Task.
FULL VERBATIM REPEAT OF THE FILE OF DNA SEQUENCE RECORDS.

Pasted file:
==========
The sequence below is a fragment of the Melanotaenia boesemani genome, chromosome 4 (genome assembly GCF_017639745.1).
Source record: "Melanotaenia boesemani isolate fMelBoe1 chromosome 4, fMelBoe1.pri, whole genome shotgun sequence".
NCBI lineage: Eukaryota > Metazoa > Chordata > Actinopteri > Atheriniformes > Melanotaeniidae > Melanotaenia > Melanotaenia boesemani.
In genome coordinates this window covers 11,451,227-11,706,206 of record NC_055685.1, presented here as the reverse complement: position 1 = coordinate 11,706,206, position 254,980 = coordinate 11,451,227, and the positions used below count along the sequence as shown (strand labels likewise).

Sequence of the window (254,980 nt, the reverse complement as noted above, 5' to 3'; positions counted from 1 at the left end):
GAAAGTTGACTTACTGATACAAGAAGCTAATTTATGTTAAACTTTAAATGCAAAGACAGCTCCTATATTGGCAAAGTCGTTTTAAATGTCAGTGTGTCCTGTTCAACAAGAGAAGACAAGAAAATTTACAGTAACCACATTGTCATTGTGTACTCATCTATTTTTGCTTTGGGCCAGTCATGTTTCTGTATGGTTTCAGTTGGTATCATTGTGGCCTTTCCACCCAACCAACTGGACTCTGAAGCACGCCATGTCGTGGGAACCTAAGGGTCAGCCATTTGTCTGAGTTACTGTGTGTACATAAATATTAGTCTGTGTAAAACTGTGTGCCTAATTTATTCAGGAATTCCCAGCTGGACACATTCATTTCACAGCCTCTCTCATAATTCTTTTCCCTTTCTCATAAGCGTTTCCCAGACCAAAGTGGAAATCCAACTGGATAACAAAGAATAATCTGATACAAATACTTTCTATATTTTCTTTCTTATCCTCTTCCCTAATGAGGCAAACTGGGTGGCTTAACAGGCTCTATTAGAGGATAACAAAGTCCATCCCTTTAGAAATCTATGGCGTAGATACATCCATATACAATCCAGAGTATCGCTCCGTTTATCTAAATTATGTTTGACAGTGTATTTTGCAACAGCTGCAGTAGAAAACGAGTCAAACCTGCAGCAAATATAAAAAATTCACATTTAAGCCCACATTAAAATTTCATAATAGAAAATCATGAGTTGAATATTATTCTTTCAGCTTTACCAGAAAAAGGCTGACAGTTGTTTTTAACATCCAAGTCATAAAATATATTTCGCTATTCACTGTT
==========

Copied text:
The sequence below is a fragment of the Melanotaenia boesemani genome, chromosome 4 (genome assembly GCF_017639745.1).
Source record: "Melanotaenia boesemani isolate fMelBoe1 chromosome 4, fMelBoe1.pri, whole genome shotgun sequence".
NCBI lineage: Eukaryota > Metazoa > Chordata > Actinopteri > Atheriniformes > Melanotaeniidae > Melanotaenia > Melanotaenia boesemani.
In genome coordinates this window covers 11,451,227-11,706,206 of record NC_055685.1, presented here as the reverse complement: position 1 = coordinate 11,706,206, position 254,980 = coordinate 11,451,227, and the positions used below count along the sequence as shown (strand labels likewise).

Sequence of the window (254,980 nt, the reverse complement as noted above, 5' to 3'; positions counted from 1 at the left end):
GAAAGTTGACTTACTGATACAAGAAGCTAATTTATGTTAAACTTTAAATGCAAAGACAGCTCCTATATTGGCAAAGTCGTTTTAAATGTCAGTGTGTCCTGTTCAACAAGAGAAGACAAGAAAATTTACAGTAACCACATTGTCATTGTGTACTCATCTATTTTTGCTTTGGGCCAGTCATGTTTCTGTATGGTTTCAGTTGGTATCATTGTGGCCTTTCCACCCAACCAACTGGACTCTGAAGCACGCCATGTCGTGGGAACCTAAGGGTCAGCCATTTGTCTGAGTTACTGTGTGTACATAAATATTAGTCTGTGTAAAACTGTGTGCCTAATTTATTCAGGAATTCCCAGCTGGACACATTCATTTCACAGCCTCTCTCATAATTCTTTTCCCTTTCTCATAAGCGTTTCCCAGACCAAAGTGGAAATCCAACTGGATAACAAAGAATAATCTGATACAAATACTTTCTATATTTTCTTTCTTATCCTCTTCCCTAATGAGGCAAACTGGGTGGCTTAACAGGCTCTATTAGAGGATAACAAAGTCCATCCCTTTAGAAATCTATGGCGTAGATACATCCATATACAATCCAGAGTATCGCTCCGTTTATCTAAATTATGTTTGACAGTGTATTTTGCAACAGCTGCAGTAGAAAACGAGTCAAACCTGCAGCAAATATAAAAAATTCACATTTAAGCCCACATTAAAATTTCATAATAGAAAATCATGAGTTGAATATTATTCTTTCAGCTTTACCAGAAAAAGGCTGACAGTTGTTTTTAACATCCAAGTCATAAAATATATTTCGCTATTCACTGTT